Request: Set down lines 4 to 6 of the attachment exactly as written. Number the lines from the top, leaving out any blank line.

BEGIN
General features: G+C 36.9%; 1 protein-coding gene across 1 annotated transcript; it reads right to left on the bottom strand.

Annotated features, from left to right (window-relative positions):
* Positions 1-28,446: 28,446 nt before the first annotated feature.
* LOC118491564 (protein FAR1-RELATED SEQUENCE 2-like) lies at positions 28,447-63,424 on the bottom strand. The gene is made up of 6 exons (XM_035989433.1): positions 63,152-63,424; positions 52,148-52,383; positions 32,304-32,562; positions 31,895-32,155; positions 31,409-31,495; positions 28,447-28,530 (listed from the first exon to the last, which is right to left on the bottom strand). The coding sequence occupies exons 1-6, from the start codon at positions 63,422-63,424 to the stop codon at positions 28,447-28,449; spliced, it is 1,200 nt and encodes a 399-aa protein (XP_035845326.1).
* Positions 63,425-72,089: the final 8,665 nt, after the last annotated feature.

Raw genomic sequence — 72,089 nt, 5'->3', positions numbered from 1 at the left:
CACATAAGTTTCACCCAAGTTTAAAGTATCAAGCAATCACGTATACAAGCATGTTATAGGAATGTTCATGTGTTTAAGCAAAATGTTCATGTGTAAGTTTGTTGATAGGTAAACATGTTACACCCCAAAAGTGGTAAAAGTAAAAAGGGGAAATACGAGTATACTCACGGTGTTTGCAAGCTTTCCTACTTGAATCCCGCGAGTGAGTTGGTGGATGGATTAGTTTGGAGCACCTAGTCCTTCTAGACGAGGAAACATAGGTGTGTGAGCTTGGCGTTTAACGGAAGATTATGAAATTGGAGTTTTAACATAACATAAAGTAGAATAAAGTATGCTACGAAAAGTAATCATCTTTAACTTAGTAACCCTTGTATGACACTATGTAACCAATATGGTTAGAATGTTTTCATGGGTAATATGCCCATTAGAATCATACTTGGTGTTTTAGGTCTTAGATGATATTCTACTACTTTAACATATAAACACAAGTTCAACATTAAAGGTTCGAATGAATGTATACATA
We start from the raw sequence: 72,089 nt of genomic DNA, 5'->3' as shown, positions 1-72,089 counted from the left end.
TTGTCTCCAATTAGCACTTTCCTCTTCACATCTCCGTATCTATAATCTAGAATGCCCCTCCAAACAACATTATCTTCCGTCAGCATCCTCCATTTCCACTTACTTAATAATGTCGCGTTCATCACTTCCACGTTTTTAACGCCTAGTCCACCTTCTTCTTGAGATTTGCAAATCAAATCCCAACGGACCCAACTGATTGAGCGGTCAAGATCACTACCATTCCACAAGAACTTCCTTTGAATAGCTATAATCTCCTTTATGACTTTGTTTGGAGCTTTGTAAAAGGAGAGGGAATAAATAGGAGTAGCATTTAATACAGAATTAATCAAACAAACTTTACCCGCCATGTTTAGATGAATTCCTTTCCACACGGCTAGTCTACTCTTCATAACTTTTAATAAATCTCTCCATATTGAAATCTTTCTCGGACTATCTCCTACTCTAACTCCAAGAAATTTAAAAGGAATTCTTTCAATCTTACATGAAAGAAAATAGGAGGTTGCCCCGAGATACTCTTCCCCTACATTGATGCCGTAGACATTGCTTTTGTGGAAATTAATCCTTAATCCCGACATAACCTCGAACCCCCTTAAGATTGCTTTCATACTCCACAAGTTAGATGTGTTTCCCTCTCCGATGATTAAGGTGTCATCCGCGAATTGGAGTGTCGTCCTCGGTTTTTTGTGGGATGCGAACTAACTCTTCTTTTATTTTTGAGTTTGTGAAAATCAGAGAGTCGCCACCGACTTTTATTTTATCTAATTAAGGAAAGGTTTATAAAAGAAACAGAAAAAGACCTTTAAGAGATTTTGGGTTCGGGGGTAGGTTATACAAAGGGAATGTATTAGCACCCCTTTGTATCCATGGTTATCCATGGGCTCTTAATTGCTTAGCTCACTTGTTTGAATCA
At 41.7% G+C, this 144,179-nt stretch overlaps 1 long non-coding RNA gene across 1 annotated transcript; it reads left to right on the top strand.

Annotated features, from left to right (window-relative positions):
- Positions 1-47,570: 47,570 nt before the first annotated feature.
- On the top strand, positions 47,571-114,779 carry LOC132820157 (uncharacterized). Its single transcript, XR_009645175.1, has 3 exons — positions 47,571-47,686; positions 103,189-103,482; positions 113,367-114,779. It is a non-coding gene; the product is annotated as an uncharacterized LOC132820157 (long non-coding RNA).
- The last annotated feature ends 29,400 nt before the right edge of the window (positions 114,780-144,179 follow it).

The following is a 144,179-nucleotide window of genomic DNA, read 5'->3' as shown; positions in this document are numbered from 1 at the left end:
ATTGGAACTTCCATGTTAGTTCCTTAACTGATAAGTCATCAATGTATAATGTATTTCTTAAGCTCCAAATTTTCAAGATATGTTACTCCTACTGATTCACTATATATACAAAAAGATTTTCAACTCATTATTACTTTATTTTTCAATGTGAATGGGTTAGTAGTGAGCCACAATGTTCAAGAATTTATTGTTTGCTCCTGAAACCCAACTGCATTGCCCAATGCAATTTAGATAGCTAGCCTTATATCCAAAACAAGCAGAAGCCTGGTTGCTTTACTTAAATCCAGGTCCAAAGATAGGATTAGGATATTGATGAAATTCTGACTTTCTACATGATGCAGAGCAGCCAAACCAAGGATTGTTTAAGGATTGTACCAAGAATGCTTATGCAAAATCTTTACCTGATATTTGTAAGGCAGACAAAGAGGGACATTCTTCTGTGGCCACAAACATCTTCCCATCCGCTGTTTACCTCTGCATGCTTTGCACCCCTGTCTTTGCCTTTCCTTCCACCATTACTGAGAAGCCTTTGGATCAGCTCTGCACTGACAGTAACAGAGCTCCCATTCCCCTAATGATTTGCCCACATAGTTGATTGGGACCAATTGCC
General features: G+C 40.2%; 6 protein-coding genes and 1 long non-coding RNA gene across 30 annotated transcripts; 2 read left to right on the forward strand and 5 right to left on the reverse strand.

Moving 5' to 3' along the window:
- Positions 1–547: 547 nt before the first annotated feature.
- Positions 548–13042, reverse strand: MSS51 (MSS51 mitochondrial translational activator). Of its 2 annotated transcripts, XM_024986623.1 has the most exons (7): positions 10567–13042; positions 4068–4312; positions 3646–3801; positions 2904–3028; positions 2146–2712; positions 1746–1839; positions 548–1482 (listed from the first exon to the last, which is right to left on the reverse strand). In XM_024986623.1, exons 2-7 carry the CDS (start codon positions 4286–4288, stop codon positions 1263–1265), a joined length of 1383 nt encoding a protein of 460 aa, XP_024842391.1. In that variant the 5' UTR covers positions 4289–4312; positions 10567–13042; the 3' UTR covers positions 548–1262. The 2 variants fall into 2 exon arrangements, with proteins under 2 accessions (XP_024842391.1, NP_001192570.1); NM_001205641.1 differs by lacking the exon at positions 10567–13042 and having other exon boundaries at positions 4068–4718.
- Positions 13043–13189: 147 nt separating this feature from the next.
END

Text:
* LOC118491564 (protein FAR1-RELATED SEQUENCE 2-like) lies at positions 28,447-63,424 on the bottom strand. The gene is made up of 6 exons (XM_035989433.1): positions 63,152-63,424; positions 52,148-52,383; positions 32,304-32,562; positions 31,895-32,155; positions 31,409-31,495; positions 28,447-28,530 (listed from the first exon to the last, which is right to left on the bottom strand). The coding sequence occupies exons 1-6, from the start codon at positions 63,422-63,424 to the stop codon at positions 28,447-28,449; spliced, it is 1,200 nt and encodes a 399-aa protein (XP_035845326.1).
* Positions 63,425-72,089: the final 8,665 nt, after the last annotated feature.

Raw genomic sequence — 72,089 nt, 5'->3', positions numbered from 1 at the left: